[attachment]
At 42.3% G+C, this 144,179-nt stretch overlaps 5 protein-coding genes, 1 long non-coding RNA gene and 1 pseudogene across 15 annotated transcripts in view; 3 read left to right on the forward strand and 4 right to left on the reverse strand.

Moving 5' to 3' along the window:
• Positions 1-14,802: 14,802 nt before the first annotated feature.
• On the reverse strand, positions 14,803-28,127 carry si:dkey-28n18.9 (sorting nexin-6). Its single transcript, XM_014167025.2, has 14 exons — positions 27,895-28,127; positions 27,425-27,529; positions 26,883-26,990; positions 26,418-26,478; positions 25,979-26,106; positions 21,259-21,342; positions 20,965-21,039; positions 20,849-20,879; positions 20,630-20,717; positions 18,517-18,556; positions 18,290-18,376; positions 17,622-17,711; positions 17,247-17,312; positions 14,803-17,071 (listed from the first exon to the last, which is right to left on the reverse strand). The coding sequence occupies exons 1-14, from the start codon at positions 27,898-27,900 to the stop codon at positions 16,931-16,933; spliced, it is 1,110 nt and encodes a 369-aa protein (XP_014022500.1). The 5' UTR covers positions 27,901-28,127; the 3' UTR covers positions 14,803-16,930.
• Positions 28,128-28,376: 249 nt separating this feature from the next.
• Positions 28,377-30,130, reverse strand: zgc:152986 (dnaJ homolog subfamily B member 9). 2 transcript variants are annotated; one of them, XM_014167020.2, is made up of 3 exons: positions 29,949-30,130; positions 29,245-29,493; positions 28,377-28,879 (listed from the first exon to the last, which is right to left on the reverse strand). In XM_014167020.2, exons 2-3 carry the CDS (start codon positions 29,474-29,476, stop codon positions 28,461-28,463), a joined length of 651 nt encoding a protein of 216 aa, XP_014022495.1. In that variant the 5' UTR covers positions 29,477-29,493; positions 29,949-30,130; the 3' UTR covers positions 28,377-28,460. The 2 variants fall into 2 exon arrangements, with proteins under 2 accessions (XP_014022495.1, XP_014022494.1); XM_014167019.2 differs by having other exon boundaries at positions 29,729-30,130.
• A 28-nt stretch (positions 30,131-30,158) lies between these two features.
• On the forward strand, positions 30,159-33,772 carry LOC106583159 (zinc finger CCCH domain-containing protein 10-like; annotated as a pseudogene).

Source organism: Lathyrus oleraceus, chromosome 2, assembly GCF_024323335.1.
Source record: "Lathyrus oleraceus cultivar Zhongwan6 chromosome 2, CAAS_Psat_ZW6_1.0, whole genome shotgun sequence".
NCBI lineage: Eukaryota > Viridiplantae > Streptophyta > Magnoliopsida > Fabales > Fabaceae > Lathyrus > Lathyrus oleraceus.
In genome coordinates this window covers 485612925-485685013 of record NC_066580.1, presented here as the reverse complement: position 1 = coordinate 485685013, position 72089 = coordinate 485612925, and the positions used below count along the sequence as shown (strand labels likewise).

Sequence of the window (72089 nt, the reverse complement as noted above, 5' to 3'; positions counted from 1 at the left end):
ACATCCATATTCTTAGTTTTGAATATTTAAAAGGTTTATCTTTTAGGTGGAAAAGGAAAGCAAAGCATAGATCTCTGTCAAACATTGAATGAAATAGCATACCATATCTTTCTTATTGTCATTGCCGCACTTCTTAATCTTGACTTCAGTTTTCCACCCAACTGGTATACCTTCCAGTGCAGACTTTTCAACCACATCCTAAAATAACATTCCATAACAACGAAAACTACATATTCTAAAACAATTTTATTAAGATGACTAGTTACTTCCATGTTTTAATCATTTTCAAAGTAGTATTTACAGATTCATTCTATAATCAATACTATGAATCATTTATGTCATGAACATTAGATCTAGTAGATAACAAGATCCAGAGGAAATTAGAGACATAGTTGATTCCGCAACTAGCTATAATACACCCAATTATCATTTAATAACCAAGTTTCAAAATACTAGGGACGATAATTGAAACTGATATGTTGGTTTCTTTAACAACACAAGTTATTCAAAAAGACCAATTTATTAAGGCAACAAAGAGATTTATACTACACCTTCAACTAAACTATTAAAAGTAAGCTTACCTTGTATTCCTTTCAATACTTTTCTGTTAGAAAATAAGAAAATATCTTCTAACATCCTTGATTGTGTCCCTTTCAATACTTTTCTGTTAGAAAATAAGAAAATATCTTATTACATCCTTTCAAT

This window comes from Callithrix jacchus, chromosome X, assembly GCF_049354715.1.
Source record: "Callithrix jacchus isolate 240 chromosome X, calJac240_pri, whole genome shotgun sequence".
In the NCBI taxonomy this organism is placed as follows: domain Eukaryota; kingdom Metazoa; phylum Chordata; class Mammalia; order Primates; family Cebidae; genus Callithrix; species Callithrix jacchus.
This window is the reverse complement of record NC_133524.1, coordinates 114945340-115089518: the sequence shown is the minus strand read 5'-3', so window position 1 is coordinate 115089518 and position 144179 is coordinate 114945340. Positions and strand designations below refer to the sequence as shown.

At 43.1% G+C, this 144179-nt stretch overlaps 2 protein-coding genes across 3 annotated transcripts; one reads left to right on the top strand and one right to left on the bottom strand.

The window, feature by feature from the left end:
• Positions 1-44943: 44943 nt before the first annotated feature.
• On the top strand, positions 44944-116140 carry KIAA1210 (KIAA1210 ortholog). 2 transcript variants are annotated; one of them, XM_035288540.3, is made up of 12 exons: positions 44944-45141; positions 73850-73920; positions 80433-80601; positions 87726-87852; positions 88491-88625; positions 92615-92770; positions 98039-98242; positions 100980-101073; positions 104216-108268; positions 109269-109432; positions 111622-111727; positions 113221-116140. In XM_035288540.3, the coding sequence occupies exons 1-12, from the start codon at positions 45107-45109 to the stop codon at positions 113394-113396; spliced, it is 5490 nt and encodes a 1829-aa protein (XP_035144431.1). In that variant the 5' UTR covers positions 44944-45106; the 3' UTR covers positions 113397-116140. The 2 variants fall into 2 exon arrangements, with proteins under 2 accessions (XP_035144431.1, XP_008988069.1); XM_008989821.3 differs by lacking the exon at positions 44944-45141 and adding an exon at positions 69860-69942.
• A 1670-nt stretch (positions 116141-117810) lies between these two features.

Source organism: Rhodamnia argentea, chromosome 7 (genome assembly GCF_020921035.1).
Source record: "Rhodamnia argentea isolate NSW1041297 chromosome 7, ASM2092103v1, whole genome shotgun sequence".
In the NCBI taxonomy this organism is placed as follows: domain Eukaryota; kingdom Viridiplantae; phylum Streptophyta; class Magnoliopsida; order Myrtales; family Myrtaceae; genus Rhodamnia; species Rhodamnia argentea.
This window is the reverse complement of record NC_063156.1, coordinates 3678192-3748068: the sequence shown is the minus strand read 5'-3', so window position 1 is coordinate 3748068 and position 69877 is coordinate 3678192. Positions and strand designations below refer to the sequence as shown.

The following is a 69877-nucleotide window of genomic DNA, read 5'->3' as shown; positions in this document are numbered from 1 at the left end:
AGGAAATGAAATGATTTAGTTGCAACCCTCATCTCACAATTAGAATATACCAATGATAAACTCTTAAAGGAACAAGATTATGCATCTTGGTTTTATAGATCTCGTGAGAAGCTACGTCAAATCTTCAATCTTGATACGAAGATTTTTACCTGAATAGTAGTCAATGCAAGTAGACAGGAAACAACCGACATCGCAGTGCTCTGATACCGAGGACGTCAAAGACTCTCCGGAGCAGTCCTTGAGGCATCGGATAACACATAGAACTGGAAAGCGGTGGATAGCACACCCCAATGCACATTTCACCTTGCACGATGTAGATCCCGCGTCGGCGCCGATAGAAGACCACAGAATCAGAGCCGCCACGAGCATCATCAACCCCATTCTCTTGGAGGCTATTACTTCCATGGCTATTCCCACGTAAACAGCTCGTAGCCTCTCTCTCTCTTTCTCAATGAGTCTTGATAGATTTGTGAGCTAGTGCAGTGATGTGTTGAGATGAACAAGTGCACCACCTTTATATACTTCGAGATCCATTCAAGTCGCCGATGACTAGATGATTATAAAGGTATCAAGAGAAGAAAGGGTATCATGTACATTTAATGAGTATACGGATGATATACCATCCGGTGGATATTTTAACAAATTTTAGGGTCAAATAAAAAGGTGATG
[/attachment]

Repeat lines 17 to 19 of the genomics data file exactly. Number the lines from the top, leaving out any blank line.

In the NCBI taxonomy this organism is placed as follows: domain Eukaryota; kingdom Metazoa; phylum Chordata; class Mammalia; order Primates; family Cebidae; genus Callithrix; species Callithrix jacchus.
This window is the reverse complement of record NC_133524.1, coordinates 114945340-115089518: the sequence shown is the minus strand read 5'-3', so window position 1 is coordinate 115089518 and position 144179 is coordinate 114945340. Positions and strand designations below refer to the sequence as shown.

At 43.1% G+C, this 144179-nt stretch overlaps 2 protein-coding genes across 3 annotated transcripts; one reads left to right on the top strand and one right to left on the bottom strand.